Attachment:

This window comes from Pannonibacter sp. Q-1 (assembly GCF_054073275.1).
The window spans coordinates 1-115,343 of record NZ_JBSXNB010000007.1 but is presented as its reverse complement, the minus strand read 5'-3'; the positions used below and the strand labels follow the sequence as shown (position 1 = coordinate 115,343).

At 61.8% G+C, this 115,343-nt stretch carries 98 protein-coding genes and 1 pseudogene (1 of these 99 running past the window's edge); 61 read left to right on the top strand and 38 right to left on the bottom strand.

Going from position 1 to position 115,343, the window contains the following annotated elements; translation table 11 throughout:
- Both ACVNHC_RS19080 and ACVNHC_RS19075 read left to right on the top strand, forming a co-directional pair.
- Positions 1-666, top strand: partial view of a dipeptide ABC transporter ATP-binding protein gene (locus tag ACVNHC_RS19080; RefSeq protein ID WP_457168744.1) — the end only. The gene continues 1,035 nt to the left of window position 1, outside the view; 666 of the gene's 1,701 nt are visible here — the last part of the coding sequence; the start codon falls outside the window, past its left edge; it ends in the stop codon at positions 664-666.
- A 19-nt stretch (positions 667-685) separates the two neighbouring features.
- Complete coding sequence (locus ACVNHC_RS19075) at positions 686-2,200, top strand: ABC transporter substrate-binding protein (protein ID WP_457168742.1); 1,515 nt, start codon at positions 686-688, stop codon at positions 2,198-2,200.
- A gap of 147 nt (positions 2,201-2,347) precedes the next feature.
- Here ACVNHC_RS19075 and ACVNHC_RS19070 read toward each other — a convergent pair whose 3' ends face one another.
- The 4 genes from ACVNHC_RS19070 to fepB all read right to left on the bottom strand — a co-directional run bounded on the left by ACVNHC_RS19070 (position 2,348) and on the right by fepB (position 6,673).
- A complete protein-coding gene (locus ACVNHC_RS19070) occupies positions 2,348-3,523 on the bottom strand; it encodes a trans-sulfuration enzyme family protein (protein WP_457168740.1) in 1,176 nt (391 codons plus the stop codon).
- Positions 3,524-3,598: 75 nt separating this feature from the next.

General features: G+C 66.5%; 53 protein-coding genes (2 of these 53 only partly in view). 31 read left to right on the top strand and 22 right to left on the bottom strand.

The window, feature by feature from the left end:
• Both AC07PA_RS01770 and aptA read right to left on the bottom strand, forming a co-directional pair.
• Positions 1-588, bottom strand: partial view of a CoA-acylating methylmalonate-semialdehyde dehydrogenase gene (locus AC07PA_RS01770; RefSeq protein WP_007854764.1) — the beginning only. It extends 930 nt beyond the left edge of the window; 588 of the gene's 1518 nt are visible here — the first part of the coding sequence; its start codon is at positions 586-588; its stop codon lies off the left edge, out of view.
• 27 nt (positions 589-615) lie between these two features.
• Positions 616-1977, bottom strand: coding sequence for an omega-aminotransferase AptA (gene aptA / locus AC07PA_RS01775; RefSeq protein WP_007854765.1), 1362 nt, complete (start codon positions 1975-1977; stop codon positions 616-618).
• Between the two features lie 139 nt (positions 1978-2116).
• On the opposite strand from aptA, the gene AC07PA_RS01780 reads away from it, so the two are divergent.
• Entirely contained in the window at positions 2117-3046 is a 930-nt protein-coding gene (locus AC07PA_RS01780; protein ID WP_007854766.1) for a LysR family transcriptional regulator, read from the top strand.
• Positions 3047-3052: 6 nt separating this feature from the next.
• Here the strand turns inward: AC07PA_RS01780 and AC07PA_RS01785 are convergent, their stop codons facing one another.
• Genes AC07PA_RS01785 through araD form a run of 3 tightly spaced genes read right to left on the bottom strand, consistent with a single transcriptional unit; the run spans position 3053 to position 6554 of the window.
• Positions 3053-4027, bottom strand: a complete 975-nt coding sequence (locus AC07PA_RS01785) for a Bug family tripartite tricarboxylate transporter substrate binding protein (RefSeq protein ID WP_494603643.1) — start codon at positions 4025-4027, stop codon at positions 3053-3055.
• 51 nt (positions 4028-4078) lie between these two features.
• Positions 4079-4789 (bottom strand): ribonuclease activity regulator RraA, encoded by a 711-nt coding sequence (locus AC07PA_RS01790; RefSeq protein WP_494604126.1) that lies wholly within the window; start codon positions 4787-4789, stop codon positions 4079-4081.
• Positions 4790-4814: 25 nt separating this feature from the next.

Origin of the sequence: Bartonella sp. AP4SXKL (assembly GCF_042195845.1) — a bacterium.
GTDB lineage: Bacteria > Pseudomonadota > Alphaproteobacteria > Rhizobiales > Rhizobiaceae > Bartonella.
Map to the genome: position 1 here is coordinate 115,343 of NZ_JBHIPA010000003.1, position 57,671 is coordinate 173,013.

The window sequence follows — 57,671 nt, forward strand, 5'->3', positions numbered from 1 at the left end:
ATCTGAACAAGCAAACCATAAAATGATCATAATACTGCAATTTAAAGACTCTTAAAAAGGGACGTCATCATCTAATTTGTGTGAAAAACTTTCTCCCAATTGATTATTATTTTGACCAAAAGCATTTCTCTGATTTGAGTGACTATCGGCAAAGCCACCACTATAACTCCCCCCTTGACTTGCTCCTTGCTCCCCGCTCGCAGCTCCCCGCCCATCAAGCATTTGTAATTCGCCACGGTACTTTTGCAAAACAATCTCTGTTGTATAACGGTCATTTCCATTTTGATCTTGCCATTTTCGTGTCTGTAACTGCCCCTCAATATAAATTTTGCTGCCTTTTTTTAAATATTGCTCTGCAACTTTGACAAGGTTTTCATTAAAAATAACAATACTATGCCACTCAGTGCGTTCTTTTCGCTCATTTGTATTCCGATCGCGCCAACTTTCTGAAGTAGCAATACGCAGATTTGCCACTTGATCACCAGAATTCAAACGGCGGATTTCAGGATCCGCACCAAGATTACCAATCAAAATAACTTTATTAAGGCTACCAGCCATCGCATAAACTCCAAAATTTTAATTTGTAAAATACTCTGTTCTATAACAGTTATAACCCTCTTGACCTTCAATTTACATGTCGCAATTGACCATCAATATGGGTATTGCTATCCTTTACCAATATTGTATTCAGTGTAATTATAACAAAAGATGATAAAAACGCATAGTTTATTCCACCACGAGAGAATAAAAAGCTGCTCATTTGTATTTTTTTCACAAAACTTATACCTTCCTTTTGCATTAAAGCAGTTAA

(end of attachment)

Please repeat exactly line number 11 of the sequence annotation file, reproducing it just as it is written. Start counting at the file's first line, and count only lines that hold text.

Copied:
- The 4 genes from ACVNHC_RS19070 to fepB all read right to left on the bottom strand — a co-directional run bounded on the left by ACVNHC_RS19070 (position 2,348) and on the right by fepB (position 6,673).